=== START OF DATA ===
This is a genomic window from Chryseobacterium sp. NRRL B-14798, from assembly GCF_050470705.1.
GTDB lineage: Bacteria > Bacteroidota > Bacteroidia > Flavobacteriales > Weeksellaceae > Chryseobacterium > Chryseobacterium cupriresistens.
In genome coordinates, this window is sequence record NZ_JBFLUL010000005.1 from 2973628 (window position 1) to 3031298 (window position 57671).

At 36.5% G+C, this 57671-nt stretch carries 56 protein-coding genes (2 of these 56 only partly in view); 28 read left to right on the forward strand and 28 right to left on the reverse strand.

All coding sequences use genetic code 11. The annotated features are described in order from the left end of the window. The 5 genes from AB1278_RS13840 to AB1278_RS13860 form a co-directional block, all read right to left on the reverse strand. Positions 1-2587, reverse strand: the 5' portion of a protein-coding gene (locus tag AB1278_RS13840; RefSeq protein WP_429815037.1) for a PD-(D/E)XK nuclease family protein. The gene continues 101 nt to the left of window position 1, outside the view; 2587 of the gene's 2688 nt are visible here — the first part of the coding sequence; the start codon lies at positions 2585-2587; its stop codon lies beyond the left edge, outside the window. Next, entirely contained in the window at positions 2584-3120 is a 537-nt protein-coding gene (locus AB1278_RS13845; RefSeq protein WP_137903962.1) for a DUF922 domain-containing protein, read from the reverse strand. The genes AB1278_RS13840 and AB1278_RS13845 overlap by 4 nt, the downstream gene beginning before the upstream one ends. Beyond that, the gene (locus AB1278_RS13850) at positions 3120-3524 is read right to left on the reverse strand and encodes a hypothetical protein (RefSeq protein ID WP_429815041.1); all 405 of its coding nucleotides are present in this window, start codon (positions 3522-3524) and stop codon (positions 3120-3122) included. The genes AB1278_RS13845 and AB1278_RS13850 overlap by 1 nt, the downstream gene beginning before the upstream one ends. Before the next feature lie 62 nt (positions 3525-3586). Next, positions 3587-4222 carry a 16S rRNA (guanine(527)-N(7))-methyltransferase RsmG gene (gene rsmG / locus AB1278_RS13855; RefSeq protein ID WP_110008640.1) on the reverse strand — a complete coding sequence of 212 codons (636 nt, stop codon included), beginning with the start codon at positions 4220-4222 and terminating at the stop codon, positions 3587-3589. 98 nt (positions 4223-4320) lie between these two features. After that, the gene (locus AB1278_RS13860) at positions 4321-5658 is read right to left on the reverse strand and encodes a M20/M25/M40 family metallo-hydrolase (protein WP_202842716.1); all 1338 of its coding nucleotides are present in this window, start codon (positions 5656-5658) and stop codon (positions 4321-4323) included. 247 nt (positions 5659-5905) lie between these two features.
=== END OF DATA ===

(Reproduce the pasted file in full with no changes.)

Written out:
This is a genomic window from Chryseobacterium sp. NRRL B-14798, from assembly GCF_050470705.1.
GTDB lineage: Bacteria > Bacteroidota > Bacteroidia > Flavobacteriales > Weeksellaceae > Chryseobacterium > Chryseobacterium cupriresistens.
In genome coordinates, this window is sequence record NZ_JBFLUL010000005.1 from 2973628 (window position 1) to 3031298 (window position 57671).

At 36.5% G+C, this 57671-nt stretch carries 56 protein-coding genes (2 of these 56 only partly in view); 28 read left to right on the forward strand and 28 right to left on the reverse strand.

All coding sequences use genetic code 11. The annotated features are described in order from the left end of the window. The 5 genes from AB1278_RS13840 to AB1278_RS13860 form a co-directional block, all read right to left on the reverse strand. Positions 1-2587, reverse strand: the 5' portion of a protein-coding gene (locus tag AB1278_RS13840; RefSeq protein WP_429815037.1) for a PD-(D/E)XK nuclease family protein. The gene continues 101 nt to the left of window position 1, outside the view; 2587 of the gene's 2688 nt are visible here — the first part of the coding sequence; the start codon lies at positions 2585-2587; its stop codon lies beyond the left edge, outside the window. Next, entirely contained in the window at positions 2584-3120 is a 537-nt protein-coding gene (locus AB1278_RS13845; RefSeq protein WP_137903962.1) for a DUF922 domain-containing protein, read from the reverse strand. The genes AB1278_RS13840 and AB1278_RS13845 overlap by 4 nt, the downstream gene beginning before the upstream one ends. Beyond that, the gene (locus AB1278_RS13850) at positions 3120-3524 is read right to left on the reverse strand and encodes a hypothetical protein (RefSeq protein ID WP_429815041.1); all 405 of its coding nucleotides are present in this window, start codon (positions 3522-3524) and stop codon (positions 3120-3122) included. The genes AB1278_RS13845 and AB1278_RS13850 overlap by 1 nt, the downstream gene beginning before the upstream one ends. Before the next feature lie 62 nt (positions 3525-3586). Next, positions 3587-4222 carry a 16S rRNA (guanine(527)-N(7))-methyltransferase RsmG gene (gene rsmG / locus AB1278_RS13855; RefSeq protein ID WP_110008640.1) on the reverse strand — a complete coding sequence of 212 codons (636 nt, stop codon included), beginning with the start codon at positions 4220-4222 and terminating at the stop codon, positions 3587-3589. 98 nt (positions 4223-4320) lie between these two features. After that, the gene (locus AB1278_RS13860) at positions 4321-5658 is read right to left on the reverse strand and encodes a M20/M25/M40 family metallo-hydrolase (protein WP_202842716.1); all 1338 of its coding nucleotides are present in this window, start codon (positions 5656-5658) and stop codon (positions 4321-4323) included. 247 nt (positions 5659-5905) lie between these two features.